How to kill wasps when you’ve taken a vow not to kill

just one of the big hivesThe question of how to live and work with insects and pests comes up quite often here. We have all taken a vow not to kill and the squirrels, chipmunks, and rabbits know that we are suckers and will drink hot chocolate out of your mug if you let them (I am not joking, this really happened). I’ve been trapping mice and voles and releasing them ‘3 streams’ over and we even cut open a wall to save a mouse who had gotten trapped there (trapped on top of about 2 inches of previously dead and now decomposing mice…..ick.). My particular challenge this year has been wasps. About a month ago, I was stung in the neck while working on a window that had deteriorated on one of the retreat cabins. I knew there was a nest inside the wall but couldn’t get to it and instead of spraying them with poison, I decided to just keep working and block it in.

I realize this facilitates their death so before I did so, I had a chat with the wasps and gave them notice of my intention to block access to the queen. My ‘wasp’ is apparently as good as their English or they were just holding their ground because they didn’t find a new home. They did, however, realize what I was up to and stung me. No big deal. I finished the window, blocked them in, and left it for two days before going back. And yes, this is the protocol. We have this human life to practice and study the Dharma and are obliged do our best to enable that. Retreatants getting stung by wasps prevents practice, as does a giant nest in the propane tank that would prevent the propane guy from refilling it and thus putting a monkey wrench in our food cooking. So, set the intention, inform the colony you will be killing, wish them rebirth into the human realm so that they may discover the path to enlightenment, spray with poison or another ‘least painful/quickest’ method.

Now, I knew there were two big hives inside the walls right out back of the kitchen and even though Megan, one of the cooks, got stung, they didn’t want them killed as they weren’t disturbing anything.

This is me about 30 minutes after being stung by a wasp  on the lip outside the kitchen door while finishing my breakfast before doing the breakfast clean-up. 

As you can see, the reaction was pretty striking. I had 3 awesome volunteers though and had to get to work with them so after I took this photo, I went to go and meet them and was immediately stopped by one of the nuns, told to sit down, that I had to go to the clinic etc. etc. As an American with subpar health insurance and after my experience with the neck sting, I politely said no and that I was fine and went to work. Half an hour later, I look like a villain from the Dick Tracy comic series and am talking like the Godfather, my palms and the soles of my feet are itchy beyond belief and there is no way I am working (another nun took over the volunteers for me).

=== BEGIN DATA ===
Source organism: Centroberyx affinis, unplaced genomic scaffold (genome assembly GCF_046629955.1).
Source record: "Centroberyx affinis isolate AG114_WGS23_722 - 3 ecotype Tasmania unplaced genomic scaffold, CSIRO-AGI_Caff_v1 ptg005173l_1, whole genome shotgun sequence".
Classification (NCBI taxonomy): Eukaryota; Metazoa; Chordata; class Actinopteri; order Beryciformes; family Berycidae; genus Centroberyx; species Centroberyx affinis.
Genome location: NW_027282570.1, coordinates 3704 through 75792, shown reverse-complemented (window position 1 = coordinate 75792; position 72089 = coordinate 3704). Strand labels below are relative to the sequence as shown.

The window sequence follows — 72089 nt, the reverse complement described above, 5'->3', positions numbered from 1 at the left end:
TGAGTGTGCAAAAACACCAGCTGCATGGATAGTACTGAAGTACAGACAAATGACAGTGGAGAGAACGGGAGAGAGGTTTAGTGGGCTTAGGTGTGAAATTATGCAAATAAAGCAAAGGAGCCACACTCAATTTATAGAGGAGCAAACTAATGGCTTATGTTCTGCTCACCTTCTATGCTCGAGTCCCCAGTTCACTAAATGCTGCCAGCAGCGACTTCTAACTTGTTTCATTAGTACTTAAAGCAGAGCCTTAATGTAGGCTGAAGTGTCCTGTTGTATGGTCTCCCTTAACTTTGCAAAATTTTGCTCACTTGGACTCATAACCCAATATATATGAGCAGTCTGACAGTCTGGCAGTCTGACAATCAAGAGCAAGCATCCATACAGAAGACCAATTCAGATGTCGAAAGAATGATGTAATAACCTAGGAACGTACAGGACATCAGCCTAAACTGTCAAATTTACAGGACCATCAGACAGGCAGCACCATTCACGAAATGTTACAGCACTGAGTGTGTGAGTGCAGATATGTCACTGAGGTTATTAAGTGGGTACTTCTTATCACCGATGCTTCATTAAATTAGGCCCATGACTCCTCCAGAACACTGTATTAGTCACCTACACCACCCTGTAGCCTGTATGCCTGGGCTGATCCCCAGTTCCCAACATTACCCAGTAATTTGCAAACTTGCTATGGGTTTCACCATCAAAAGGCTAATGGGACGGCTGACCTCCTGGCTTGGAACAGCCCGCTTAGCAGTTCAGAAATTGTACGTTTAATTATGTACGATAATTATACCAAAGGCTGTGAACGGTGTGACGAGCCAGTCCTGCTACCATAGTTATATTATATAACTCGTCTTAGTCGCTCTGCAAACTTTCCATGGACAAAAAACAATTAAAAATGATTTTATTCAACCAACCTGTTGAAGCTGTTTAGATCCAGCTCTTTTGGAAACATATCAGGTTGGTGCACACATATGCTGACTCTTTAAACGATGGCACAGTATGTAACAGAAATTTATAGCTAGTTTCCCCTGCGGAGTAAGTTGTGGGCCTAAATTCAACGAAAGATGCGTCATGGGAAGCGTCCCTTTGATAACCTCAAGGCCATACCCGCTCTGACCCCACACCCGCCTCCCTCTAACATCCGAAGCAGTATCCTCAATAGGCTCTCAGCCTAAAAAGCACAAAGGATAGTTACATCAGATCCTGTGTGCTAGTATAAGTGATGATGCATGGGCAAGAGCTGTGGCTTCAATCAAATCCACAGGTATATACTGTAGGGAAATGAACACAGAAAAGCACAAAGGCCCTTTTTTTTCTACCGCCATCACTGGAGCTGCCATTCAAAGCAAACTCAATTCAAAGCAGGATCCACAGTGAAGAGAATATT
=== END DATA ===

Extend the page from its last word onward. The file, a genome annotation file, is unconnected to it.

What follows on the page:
Here is how I looked 3 hours after the sting after taking 4 Benadryl, some vinegar and an hour and a half nap. And this is a VAST improvement, I looked like they put a fat mask on me and that my body should have weighed about 350 pounds. Everything worked out alright, I went to work in the afternoon with the volunteers and then we cut out early and went to the beach so I could recuperate. 

So last evening, I had a conversation with the wasps, I gave them an offer they couldn’t refuse and they did anyway. Rest assured that I genuinely wished them all a human rebirth before I generously doused their hive with poison.

 

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3 thoughts on “How to kill wasps when you’ve taken a vow not to kill

  1. Thanks for this . . . I performed the same on a large hornets nest that was outside my family’s door. A guest was stung three times by a swarm today and my elderly mother is at risk so I didn’t see options. I prayed and communicated with the hive with probably the same success you met, but perhaps some moved on. I just struggle with might versus right. I know in the larger cosmic balance all is well but when my will needs to take the life of another I find myself questioning a great deal. We are all One and perhaps this is simply an experience to move through with compassion and feeling to grow and unfold.

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